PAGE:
# Complexity of an algorithm

I tried to solve the following exercise :

What is the order of growth of the worst case running time of the following code fragment as a function of N?

int sum = 0;
for (int i = 1; i <= N; i++)
for (int j = 1; j <= i*i; j++)
for (int k = 1; k <= j*j; k++)
sum++;

and I found that the complexity is O(n^4), however the correct answer is :

The answer is : N^7

For a given value of i, the body of the innermost loop is executed 1^2 + 2^2 + 3^2 + ... + (i^2)^2 ~ 1/3 i^6 times. Summing up over all values of i yields ~ 1/21 N^7.

I would like some help to understand this answer and the correct way to calculate complexity in this case.

• What don't you understand in the explanation given? May 2, 2015 at 19:57
• For many reasons, for example, for me 1^2 + 2^2 + 3^2 + ... + (i^2)^2 ~i^4 but I must be wrong
– Neo
May 2, 2015 at 20:09
• $1^k + 2^k + 3^k + \dots + n^k = \Theta(n^{k+1})$, so putting $n=i^2$ and $k=3$ gives $\Theta(n^6)$. May 3, 2015 at 0:32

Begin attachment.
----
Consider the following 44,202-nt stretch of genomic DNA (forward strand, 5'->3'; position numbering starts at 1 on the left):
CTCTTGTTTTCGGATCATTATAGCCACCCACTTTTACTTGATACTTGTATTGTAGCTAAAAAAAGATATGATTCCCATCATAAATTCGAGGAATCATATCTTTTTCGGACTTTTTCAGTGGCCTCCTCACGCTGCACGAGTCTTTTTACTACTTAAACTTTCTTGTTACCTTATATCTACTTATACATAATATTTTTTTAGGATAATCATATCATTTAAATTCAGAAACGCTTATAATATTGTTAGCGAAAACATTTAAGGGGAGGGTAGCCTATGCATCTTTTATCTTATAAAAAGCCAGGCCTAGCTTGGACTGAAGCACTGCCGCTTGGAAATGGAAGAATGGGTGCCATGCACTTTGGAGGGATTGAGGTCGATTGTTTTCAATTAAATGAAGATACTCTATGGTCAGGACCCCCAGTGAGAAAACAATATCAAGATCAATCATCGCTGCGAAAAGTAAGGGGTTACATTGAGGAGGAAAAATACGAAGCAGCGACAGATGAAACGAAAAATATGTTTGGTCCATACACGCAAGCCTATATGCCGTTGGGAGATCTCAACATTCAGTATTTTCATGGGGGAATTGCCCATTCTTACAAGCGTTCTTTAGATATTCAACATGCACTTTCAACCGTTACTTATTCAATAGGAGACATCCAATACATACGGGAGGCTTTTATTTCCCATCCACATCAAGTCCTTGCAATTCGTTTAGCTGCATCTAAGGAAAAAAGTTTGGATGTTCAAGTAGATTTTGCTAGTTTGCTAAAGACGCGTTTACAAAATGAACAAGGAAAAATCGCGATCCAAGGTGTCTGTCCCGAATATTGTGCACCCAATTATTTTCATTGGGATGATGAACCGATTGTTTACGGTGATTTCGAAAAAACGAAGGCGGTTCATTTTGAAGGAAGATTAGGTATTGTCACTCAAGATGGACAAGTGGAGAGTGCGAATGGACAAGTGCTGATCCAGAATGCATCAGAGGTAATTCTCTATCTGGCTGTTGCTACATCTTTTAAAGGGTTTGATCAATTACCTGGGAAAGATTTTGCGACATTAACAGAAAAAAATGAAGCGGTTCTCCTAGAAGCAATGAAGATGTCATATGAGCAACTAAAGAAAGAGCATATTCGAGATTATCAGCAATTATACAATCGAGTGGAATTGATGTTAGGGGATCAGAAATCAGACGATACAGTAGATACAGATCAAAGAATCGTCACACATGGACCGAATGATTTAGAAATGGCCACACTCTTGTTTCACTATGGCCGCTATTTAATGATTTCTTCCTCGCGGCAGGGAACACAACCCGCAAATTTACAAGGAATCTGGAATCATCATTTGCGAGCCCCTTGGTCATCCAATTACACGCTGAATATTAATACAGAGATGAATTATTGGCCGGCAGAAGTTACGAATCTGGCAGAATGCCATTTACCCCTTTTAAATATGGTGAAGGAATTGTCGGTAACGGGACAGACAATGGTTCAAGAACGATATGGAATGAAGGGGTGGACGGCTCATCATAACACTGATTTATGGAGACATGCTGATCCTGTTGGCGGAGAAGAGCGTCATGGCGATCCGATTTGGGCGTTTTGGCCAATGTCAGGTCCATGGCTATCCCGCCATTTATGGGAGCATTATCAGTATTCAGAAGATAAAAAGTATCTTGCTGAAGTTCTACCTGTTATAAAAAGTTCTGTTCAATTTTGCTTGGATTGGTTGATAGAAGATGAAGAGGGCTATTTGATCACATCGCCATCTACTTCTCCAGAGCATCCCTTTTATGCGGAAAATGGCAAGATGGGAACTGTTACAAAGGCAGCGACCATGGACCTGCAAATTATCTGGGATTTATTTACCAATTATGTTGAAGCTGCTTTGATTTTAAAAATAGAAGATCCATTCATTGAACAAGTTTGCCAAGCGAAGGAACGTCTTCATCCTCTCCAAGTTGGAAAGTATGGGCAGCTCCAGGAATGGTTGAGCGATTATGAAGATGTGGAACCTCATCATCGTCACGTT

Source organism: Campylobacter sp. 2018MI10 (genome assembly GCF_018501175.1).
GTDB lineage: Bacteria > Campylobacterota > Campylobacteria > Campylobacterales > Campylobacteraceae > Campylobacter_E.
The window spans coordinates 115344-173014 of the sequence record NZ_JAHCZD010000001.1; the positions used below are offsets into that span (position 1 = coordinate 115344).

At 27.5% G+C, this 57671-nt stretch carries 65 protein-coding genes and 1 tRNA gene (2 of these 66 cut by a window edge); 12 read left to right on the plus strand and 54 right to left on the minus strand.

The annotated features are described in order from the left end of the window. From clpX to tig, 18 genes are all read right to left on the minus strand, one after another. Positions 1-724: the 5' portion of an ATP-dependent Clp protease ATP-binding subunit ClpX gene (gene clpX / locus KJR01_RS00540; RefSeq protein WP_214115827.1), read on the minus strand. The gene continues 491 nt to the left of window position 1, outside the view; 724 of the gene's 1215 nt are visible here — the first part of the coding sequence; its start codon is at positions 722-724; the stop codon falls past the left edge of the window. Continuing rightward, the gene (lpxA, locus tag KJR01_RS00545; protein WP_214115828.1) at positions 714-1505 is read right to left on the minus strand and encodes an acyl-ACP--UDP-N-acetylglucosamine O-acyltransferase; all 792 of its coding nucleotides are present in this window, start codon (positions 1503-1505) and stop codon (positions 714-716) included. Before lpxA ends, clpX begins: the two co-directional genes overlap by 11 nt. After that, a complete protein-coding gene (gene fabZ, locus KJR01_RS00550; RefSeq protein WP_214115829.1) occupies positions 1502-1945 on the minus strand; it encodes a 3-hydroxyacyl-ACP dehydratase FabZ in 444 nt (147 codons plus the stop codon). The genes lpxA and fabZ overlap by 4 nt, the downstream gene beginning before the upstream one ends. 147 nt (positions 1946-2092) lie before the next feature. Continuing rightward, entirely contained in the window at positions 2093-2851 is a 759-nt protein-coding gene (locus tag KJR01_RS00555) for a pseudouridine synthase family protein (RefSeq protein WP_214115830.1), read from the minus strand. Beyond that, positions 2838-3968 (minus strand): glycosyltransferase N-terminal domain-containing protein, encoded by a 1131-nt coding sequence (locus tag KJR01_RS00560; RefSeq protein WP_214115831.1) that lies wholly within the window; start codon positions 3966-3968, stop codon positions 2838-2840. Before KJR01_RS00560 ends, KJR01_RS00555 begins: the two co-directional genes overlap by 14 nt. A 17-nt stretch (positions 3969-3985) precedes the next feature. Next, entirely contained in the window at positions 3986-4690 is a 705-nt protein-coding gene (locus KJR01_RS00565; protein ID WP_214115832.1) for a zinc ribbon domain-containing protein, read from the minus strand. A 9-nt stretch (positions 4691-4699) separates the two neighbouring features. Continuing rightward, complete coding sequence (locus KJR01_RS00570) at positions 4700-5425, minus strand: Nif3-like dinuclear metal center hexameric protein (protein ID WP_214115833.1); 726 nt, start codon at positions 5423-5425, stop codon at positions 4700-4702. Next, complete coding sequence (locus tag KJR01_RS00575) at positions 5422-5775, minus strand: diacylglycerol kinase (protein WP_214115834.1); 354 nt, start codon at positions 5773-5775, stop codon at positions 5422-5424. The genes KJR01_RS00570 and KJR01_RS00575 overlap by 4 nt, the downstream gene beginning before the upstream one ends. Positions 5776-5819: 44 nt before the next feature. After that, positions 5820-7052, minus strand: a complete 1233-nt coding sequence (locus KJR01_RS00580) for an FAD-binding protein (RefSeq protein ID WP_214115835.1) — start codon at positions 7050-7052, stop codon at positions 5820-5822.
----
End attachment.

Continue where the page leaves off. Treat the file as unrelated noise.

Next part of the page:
• possible duplicate of Is there a system behind the magic of algorithm analysis? May 3, 2015 at 0:35

## 1 Answer

It will be easier to analyze things if we break them down into several different procedures:

int I(int n) { for (i = 1; i <= n; i++) J(i); }
int J(int n) { for (j = 1; j <= n*n; j++) K(j); }
int K(int n) { for (k = 1; k <= n*n; k++) sum++; }

Instead of measuring time complexity, let us use instead the number of times sum is incremented as our complexity measure. Also, let $I(n),J(n),K(n)$ double as the complexity of the functions with matching name.

It is not hard to see that $K(n) = n^2$. Therefore $$J(n) = \sum_{j=1}^{n^2} K(j) = \sum_{j=1}^{n^2} j^2.$$ Now we invoke the formula $\sum_{j=1}^m j^2 \sim m^3/3$. Substituting $m = n^2$, we get $$J(n) \sim \frac{n^6}{3}.$$ Continuing, $$I(n) = \sum_{i=1}^n J(i) \sim \frac{1}{3} \sum_{i=1}^n i^6 \sim \frac{1}{21} n^7.$$ Some of these estimates are not completely rigorous, but you can make them rigorous with a bit of work.

• Wolphram Alpha gives us $\frac{n^7}{21}+\frac{n^6}{6}+\frac{4 n^5}{15}+\frac{n^4}{4}+\frac{n^3}{6}+\frac{n^2}{12}+\frac{2n}{105}$ May 3, 2015 at 4:43